What is the “debt snowball” and why is it important to the debt free journey?
The debt snowball is a tried and true method that many people have had success with in their debt free journey. Many notable financial gurus preach about the debt snowball method, because it works.
The idea behind the debt snowball is to focus on paying off one debt and when that debt is paid off, you are supposed to take the money you were paying on it monthly and apply it, along with the minimum payment, to the next debt on your list.
There are two different ways to do the debt snowball.
- Order your debts from smallest balance to largest balance. Start paying extra on the smallest debt. When that debt is paid off, move to the next one.
- Order your debts from highest interest rate to lowest interest rate. Pay extra on the debt with the highest interest rate until it is paid off, then move to the next on the list.
There are advantages and disadvantages to both methods and to be honest, you just have to choose the one that works the best for you.
Debt snowball version 1 is great because psychologically it is very rewarding. Dave Ramsey preaches that seeing the smallest debts get paid off gives you a psychological boost and gives you encouragement to keep going. As you get more of these “small wins” as they are called, you get more gratification and are thus more motivated to continue your journey and attack the bigger debts more aggressively.
Debt snowball version 2 is great because it saves you the most money in interest in the long run. Paying off your largest interest debt first means you aren’t racking up high amounts of interest as you tackle the rest of your debts. You will be paying less over all by doing the snowball this way. The problem with this version of the debt snowball is that it isn’t very instantly gratifying if your highest interest debts are your larger debts. Many people that try the snowball this way get discouraged easily and give up on the journey altogether. It is for this reason that many financial gurus advise of doing the snowball version 1, so that you continue on with the journey and actually get the debt paid off.
I have several different types of debts (car loans, credit cards, student loans, cell phone device payments, personal loan and money I owe to a family member). I chose to focus on my credit cards first on this journey because they were costing me $393 a month in minimum payments, have the highest interest over any of my other debts and the interest I am paying on them is the biggest waste of money ever. I started out my journey with 12 credit cards and now currently have 8 credit cards. Yes, that’s right, I paid off 4 credit cards in 4 months (granted, the 4 I paid off did have small balances), but still, progress is progress.
Here’s a list of my original credit cards and balances from the start of my journey:
- Fingerhut – $42 – ($6.99 per month minimum payment)
- Kay Jewelers – $138 – ($25 per month minimum payment)
- Credit Union Card 1 – $236 – ($25 minimum payment)
- Credit Union Card 2 – $411 – ($25 minimum payment)
- Capital One Card 1 – $467 – ($25 minimum payment)
- Walmart – $779 – ($25 minimum payment)
- Credit Union Card 3 – $941 – ($25 minimum payment)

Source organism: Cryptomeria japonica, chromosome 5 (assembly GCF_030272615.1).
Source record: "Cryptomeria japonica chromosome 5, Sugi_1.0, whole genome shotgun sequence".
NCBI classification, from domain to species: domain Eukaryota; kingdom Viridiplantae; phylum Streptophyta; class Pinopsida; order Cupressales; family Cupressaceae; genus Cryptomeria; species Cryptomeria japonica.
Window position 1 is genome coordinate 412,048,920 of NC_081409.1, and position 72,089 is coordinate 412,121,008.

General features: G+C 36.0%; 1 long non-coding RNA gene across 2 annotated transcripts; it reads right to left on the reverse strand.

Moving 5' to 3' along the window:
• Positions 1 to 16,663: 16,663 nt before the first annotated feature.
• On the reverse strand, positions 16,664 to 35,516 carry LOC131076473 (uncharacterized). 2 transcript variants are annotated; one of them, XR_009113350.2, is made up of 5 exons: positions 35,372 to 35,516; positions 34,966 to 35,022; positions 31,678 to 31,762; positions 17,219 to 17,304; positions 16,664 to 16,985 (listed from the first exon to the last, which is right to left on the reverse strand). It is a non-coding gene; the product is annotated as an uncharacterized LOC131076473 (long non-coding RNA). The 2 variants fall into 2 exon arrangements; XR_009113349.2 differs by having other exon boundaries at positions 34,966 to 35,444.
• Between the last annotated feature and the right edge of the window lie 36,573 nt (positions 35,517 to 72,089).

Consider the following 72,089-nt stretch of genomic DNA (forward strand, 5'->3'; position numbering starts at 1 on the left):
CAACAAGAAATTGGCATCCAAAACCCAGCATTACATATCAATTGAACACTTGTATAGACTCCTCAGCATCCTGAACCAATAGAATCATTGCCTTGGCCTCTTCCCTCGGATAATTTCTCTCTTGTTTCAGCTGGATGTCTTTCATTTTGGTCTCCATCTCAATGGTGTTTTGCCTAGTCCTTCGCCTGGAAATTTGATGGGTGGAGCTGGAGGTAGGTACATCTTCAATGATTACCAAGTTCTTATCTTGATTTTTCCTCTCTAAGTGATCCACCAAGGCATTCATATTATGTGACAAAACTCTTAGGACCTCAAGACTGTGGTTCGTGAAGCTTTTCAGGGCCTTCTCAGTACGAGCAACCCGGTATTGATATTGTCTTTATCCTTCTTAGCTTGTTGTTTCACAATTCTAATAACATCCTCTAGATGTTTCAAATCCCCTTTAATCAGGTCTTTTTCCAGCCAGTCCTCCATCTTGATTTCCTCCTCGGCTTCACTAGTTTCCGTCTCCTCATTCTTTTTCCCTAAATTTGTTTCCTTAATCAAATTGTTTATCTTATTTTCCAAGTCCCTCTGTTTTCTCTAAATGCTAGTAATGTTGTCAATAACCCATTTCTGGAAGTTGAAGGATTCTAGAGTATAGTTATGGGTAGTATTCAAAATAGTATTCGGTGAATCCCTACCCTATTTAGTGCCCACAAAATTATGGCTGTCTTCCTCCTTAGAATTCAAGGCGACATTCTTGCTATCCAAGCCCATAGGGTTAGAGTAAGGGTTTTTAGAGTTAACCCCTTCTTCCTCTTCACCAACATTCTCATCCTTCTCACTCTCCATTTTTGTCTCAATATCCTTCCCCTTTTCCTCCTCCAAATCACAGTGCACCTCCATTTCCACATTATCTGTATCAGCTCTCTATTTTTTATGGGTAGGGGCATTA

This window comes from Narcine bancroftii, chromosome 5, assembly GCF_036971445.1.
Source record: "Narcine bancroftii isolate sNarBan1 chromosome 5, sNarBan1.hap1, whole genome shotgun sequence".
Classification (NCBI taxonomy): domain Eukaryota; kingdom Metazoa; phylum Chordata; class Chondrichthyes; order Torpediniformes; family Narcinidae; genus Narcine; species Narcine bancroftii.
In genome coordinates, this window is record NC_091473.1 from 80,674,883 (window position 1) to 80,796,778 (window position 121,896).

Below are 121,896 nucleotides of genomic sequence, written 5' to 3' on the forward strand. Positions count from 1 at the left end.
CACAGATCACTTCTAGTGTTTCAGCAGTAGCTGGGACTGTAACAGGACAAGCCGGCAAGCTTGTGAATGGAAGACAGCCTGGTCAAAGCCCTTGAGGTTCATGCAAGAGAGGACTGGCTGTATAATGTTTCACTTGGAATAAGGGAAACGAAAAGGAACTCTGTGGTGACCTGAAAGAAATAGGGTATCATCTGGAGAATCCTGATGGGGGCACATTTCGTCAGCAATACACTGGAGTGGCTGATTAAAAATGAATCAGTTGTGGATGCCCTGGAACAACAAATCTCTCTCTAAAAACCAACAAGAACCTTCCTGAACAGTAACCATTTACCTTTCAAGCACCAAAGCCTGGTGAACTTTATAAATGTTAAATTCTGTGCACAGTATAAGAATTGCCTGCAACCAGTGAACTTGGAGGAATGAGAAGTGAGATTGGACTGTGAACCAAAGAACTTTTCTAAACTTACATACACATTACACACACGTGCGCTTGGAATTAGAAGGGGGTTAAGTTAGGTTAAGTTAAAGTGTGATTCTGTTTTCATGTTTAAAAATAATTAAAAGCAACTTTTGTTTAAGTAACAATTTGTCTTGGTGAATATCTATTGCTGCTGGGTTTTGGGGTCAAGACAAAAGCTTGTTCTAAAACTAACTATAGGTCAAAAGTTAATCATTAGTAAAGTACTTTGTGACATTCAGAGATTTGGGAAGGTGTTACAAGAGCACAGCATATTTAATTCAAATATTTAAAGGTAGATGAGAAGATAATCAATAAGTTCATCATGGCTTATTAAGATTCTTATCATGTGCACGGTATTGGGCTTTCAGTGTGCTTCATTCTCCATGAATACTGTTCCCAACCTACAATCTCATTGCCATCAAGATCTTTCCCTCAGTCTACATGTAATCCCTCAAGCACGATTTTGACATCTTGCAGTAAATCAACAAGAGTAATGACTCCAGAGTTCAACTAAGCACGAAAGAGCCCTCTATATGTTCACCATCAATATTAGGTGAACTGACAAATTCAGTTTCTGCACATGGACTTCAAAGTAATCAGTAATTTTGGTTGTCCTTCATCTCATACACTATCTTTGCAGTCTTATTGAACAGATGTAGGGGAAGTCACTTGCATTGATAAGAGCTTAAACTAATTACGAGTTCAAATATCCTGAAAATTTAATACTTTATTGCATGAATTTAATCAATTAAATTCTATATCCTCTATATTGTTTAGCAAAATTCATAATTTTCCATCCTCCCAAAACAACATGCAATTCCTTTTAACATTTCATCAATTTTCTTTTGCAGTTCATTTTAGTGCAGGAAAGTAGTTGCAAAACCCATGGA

- Credit Union Card 4 – $942 – ($30 minimum payment)
- Target – $1,051 – ($32 minimum payment)
- Credit Union Card 5 – $1,943 – ($40 minimum payment)
- Barclay Card – $1,464 – ($44 minimum payment)
- Capital One Card 2 – $3,076 – ($90 minimum payment)
I also included my cell phone device payments along with my original credit cards but wasn’t focused on paying off the cell phones as aggressively as the credit cards since they are on interest free payments. I have four cell phones on device payments because I pay for my two sisters to have phones as well as one for me and one for my boyfriend. The cell phone balances at the start of my journey were as follows:
- Line 1 – $848.61 – ($40.41 per month minimum payment)
- Line 2 – $848.61 – ($40.41 per month minimum payment)
- Line 3 – $424.92 – ($35.41 minimum payment)
- Line 4 – $389.51 – ($35.41 minimum payment)
These cell phone device payments are costing me $151.64 a month, on top of the monthly phone bill.
So in the first four months of my journey, I have paid off credit cards 1 through 4, $827 in principal balances. I paid off roughly another $400 in credit card debt by paying the minimum payments on all the other cards. This is not to say that I didn’t make any mistakes. The debt free journey is hard work. It is a struggle and it is a learning process.
During these first four months I used credit cards for two separate online purchases. One for $41 and one for $46. That could have been another $87 paid off, had I used my debit card for these two purchases instead. I told myself, “oh, I’ll just use my credit card to make these two purchases, I’ll send an extra payment to the credit cards when I get paid.” The problem is that I never followed through with making those extra payments. This is exactly the behavior that gets us in debt to begin with, and keeps us in debt as time goes on.
After four months on the debt free journey, here’s what my updated snowball looks like:
- Capital One Card 1 – $456 – ($25 minimum payment)
- Walmart – $754 – ($25 minimum payment)
- Credit Union Card 3 – $861 – ($25 minimum payment)
- Credit Union Card 4 – $840 – ($30 minimum payment)
- Target – $1,008 – ($32 minimum payment)
- Credit Union Card 5 – $1,944 – ($40 minimum payment)
- Barclay Card – $1,405 – ($44 minimum payment)
- Capital One Card 2 – $2,871 – ($90 minimum payment
- Line 1 – $767.79 – ($40.41 per month minimum payment)
- Line 2 – $767.79 – ($40.41 per month minimum payment)
- Line 3 – $354.10 – ($35.41 minimum payment)
- Line 4 – $318.69 – ($35.41 minimum payment)
… to be continued